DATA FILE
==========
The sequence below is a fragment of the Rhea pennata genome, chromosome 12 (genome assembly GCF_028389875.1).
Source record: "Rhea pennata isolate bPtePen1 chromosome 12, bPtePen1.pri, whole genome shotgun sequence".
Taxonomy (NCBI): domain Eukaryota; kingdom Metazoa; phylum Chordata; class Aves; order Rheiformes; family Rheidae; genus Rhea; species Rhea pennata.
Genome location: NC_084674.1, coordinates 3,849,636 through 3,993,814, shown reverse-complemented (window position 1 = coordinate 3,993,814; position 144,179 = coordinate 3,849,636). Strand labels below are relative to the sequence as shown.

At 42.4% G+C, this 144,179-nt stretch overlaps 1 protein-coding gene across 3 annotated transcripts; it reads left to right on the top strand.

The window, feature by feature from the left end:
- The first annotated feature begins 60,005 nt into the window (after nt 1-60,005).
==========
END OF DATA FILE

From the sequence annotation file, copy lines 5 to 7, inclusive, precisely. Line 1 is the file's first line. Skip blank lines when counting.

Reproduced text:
At 42.4% G+C, this 144,179-nt stretch overlaps 1 protein-coding gene across 3 annotated transcripts; it reads left to right on the top strand.

The window, feature by feature from the left end:
- The first annotated feature begins 60,005 nt into the window (after nt 1-60,005).